Statutes of limitations are a lawbreaker’s best friend. Last month, an amendment to the Massachusetts Zoning Act took effect, making its statute of limitations even friendlier for owners of buildings that violate zoning laws.
Law students studying real property law encounter the doctrine of adverse possession. According to this doctrine, known colloquially as “squatter’s rights,” if a person holds open, continuous, exclusive, adverse and notorious possession of land for several years, that person becomes the legal owner of the land, without a written deed from the record owner.
Massachusetts voters legalized medical marijuana in a 2012 referendum. Next month voters will consider another referendum which would legalize recreational marijuana use, as Colorado and Washington have already done. Federal and state marijuana laws are newsworthy as election day draws near.
After years of litigation, last April a group of Martha’s Vineyard property owners learned in Kitras v. Town of Aquinnah that Massachusetts courts will not help them secure access to their landlocked properties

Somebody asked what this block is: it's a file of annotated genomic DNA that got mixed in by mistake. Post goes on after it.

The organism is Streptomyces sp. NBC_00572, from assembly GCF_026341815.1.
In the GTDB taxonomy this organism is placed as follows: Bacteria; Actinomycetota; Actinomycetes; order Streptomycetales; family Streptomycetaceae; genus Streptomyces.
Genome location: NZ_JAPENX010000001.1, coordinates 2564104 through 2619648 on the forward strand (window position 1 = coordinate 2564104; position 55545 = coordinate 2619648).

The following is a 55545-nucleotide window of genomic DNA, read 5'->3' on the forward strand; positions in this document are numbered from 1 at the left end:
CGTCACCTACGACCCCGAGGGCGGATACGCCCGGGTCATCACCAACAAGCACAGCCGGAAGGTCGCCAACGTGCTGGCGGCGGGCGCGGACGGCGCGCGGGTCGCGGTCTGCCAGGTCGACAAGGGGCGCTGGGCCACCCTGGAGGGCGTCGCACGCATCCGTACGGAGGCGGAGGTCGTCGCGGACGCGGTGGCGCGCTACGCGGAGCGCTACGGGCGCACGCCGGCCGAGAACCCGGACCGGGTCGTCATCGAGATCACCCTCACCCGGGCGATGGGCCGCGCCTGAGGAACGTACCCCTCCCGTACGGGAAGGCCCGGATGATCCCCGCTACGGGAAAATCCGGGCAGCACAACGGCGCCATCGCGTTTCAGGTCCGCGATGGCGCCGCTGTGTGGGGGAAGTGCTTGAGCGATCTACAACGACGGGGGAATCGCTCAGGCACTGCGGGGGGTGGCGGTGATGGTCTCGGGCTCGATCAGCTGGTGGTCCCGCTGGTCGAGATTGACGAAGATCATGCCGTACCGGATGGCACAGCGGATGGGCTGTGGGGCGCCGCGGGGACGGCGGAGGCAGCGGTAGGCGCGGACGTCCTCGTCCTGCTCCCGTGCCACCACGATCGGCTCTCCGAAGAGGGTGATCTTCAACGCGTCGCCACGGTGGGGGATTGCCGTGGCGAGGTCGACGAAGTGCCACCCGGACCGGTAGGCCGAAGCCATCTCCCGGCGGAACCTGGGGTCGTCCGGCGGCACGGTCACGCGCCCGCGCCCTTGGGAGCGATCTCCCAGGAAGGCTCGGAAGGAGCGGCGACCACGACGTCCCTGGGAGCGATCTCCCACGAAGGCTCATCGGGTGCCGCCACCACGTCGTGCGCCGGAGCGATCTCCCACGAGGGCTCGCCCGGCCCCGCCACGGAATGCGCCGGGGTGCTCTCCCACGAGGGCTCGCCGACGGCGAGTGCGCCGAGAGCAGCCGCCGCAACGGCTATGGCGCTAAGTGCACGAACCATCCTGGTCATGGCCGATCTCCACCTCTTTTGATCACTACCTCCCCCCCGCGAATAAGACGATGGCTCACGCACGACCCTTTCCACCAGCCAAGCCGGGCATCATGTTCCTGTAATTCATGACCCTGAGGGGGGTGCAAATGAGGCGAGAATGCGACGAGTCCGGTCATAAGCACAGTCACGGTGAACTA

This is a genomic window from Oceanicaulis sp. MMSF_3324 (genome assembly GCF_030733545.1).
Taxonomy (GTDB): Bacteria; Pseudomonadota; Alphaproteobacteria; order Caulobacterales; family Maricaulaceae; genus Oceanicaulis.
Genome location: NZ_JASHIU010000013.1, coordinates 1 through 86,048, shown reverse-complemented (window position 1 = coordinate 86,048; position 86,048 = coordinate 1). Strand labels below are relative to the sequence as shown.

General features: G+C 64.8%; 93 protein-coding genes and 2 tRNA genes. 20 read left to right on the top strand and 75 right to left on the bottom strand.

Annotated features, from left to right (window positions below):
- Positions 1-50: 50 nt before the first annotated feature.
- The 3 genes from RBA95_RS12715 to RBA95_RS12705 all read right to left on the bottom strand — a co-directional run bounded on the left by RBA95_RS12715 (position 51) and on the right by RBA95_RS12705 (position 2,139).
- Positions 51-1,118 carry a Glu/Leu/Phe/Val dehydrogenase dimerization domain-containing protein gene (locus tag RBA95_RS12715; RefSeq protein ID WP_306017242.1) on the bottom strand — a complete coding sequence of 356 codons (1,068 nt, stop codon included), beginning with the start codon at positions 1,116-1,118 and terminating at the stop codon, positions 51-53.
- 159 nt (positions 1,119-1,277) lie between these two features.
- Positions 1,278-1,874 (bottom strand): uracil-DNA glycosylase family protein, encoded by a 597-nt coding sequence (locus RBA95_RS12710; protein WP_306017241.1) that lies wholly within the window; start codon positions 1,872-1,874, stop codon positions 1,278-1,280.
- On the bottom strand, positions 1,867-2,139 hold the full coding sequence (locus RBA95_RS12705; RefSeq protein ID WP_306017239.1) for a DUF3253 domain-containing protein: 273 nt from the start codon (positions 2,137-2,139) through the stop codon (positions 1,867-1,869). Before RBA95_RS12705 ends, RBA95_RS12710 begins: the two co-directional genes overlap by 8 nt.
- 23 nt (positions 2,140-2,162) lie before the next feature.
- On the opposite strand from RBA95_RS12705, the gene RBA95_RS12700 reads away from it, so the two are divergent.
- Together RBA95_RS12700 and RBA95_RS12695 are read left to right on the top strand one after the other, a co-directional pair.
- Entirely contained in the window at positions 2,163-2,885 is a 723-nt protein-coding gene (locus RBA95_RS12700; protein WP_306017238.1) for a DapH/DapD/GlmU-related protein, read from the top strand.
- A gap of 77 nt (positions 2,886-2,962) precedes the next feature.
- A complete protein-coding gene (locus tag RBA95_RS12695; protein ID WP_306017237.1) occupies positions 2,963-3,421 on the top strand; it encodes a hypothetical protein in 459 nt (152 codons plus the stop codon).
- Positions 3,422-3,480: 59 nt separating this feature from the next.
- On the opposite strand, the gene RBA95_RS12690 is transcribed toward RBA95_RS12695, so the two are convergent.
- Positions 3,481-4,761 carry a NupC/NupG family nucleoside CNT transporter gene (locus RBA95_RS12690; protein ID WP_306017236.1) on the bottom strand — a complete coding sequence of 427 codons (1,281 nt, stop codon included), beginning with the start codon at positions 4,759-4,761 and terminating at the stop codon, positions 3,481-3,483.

Last month’s Massachusetts Supreme Judicial Court decision in Picard v. Westminster Zoning Board of Appeals exemplifies how difficult it has become for dissatisfied neighbors to appeal zoning decisions by local boards, even for neighbors that directly abut a proposed development.
The Massachusetts Endangered Species Act (MESA) was enacted in 1990 to protect at-risk wildlife. Like many statutes, MESA authorizes an administrative agency (the Massachusetts Division of Fisheries & Wildlife) to issue regulations furthering the statute’s goals. Questions often arise about whether administrative agencies overstep their delegated authority. Pepin v. Division of Fisheries & Wildlife, decided by the Massachusetts Supreme Judicial Court last year, shows how courts handle challenges to agencies’ authority.